In the situation where the water departs from the crown for an extended period of time and the crew is unaware of the situation, it is my opinion that button heads may make the situation worse simply by holding on longer and allowing a greater area of crown sheet to overheat. When it does let go - it goes for good. Unlike Gettysburg, where it appears that the sheet dropped earlier than it would have in a firebox in good condition. This early failure effectively contained the release to less-than-catastrophic. Evidenced by the tear noted in the photo, it was awfully close to complete failure.

Bottom line on this in my opinion is - watch your water. There is no substitute. If you watch your water carefully, there is almost no situation that you cannot diagnose and correct before an incident occurs. All the safety devices in the world are worthless if the crew is not vigilant and familiar with the locomotive they are on.

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 Post subject: Re: Gettysburg Railroad Partial Crownsheet failure 1995
PostPosted: Tue Jul 30, 2013 11:26 pm 

Joined: Mon Aug 23, 2004 2:14 pm
Posts: 457
Location: Essex, Connecticut, USA
Greetings:
To the best of my knowledge, Jeff, Robbie's footage hasn't shown up on YouTube, etc.
To Linn's opinion, I disagree: anything that delays or mitigates a failure (crownsheet or otherwise), is a benefit.
A case can be made that the alternating straight thread/button head arrangement of crownstays on CPR power is not unlike a fusible plug (admittedly not as easily replaced).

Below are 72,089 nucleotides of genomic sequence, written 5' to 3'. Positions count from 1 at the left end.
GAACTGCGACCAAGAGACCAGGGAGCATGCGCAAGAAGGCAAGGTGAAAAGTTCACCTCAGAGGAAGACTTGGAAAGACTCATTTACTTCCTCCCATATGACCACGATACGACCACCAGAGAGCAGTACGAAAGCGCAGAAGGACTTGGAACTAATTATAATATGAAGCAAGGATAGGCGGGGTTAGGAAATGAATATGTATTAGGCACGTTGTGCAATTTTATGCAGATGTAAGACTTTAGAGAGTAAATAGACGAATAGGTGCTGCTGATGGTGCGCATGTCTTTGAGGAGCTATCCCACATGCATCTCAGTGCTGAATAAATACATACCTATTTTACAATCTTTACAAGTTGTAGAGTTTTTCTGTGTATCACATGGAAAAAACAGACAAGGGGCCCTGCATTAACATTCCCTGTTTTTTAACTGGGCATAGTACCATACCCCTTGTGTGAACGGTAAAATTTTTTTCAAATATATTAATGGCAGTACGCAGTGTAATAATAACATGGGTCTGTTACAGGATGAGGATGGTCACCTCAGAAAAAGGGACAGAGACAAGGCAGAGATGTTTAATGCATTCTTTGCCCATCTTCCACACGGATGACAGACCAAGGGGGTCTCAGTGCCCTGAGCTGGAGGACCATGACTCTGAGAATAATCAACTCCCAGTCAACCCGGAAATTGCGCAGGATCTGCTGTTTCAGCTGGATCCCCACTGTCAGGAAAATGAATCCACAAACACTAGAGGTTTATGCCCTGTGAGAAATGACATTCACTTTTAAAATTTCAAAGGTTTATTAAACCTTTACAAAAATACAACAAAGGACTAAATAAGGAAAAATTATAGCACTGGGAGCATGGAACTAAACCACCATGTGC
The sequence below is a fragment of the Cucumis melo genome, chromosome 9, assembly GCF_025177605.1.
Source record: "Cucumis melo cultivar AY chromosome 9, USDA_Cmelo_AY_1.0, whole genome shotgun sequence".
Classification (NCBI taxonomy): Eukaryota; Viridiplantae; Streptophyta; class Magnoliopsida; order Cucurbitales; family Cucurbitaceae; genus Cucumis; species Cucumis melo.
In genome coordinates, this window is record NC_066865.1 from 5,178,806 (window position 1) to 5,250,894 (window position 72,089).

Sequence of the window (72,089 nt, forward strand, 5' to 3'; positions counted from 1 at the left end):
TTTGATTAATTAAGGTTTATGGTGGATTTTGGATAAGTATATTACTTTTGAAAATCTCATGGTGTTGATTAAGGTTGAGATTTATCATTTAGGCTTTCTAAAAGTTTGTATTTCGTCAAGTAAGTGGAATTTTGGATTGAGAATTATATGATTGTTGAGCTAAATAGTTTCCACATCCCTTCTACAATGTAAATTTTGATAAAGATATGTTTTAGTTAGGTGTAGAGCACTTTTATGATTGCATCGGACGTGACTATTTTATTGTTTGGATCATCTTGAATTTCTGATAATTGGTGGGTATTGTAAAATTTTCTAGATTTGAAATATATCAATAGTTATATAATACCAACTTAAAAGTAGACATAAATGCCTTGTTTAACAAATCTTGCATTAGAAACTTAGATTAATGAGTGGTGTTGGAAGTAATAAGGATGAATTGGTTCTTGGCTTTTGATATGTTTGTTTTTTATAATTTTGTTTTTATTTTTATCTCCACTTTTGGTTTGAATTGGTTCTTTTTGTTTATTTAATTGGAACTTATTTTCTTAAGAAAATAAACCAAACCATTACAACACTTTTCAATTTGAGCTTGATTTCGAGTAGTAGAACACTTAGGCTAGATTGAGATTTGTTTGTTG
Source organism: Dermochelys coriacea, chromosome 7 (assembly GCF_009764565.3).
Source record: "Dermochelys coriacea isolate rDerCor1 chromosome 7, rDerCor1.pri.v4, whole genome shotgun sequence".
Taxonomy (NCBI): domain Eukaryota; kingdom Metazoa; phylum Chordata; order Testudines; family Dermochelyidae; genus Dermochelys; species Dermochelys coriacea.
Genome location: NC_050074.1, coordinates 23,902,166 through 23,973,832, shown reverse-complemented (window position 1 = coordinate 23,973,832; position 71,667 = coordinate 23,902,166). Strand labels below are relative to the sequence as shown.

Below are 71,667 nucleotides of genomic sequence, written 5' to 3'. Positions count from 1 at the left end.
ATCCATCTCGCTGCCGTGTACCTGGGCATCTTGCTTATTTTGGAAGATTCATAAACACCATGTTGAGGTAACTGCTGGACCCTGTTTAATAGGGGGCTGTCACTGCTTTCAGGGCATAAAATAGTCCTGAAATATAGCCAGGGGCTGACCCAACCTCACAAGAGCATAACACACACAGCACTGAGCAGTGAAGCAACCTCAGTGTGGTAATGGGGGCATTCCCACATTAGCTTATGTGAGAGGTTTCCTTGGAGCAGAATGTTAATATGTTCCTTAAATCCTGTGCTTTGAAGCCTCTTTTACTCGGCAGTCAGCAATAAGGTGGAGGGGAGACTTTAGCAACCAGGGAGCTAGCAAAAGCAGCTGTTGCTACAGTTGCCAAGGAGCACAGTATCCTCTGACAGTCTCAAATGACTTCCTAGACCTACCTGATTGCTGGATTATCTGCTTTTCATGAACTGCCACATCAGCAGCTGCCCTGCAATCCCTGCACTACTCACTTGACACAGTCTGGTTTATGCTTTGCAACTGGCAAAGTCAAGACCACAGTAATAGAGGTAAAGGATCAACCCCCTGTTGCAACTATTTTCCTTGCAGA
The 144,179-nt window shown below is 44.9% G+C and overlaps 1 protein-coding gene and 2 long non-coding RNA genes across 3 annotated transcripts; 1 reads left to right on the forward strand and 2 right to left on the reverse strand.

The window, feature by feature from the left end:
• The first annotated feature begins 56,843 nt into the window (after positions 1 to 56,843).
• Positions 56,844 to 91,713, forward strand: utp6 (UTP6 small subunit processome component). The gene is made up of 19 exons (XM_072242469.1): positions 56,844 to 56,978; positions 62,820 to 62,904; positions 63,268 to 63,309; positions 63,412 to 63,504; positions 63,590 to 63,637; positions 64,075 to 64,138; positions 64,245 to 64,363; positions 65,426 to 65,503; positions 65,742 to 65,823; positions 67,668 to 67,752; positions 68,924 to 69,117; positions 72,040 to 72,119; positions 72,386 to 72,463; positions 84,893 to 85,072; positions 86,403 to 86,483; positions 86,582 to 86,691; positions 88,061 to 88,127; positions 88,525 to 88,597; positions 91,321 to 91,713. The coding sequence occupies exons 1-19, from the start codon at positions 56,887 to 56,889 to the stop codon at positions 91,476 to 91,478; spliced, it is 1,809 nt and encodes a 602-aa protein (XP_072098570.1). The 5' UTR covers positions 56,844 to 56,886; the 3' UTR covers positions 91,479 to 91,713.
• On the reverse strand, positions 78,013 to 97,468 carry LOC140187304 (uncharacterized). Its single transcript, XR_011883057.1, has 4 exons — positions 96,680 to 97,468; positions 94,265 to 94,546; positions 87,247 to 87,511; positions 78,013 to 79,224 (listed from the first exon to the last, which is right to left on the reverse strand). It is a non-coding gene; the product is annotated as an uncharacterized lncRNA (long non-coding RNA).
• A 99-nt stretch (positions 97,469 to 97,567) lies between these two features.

At a meeting of the Steam Locomotive Engineering Standards Committee meeting, I recall that a staff member of the NBIC when told about the CPR design and it's intent was appalled: "you can't design for a failure in MY world", as I recall, was his comment.
What is a fusible plug but a design in anticipation of a failure of the compententcy of the crew/other boiler safety devise?
Be well, be safe,
J.David
PS: Keep your water glass and gage cock passages clean! JDC
PPS: I had a chunk of No.1278's crown sheet (removed with the permission of Sloan) during the investigation. It went missing c.fall 2003. I sure would like to have it back for "show & tell", no questions asked... JDC


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 Post subject: Re: Gettysburg Railroad Partial Crownsheet failure 1995
PostPosted: Wed Jul 31, 2013 1:02 am 

Joined: Mon Jan 17, 2005 9:06 pm
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Location: Thomaston & White Plains
"PPS: I had a chunk of No.1278's crown sheet (removed with the permission of Sloan) during the investigation."

JDC: It was such a pretty shade of blue, wasn't it?

That report of the incident should be required reading for all steam crews.

Howard P.

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 Post subject: Re: Gettysburg Railroad Partial Crownsheet failure 1995
PostPosted: Wed Jul 31, 2013 1:16 am 

Joined: Sat Feb 05, 2005 1:05 am
Posts: 400
The photo above is of J. David's piece. I have a piece of 844's crown sheet in my living room. I promise I didn't take yours, Dave...


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 Post subject: Re: Gettysburg Railroad Partial Crownsheet failure 1995
PostPosted: Wed Jul 31, 2013 8:02 am 

Joined: Sun Aug 22, 2004 5:19 pm
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Location: Pottstown,Pa.
Wes Camp and I were commissioned to do a complete inspection of the property immediately following this incident by a prospective buyer and the conditions we found were way beyond scary. Suffice it to say that the equipment maintenance was virtually nonexistent, the mandatory paperwork was rife with misinformation and the property in general was in deplorable condition.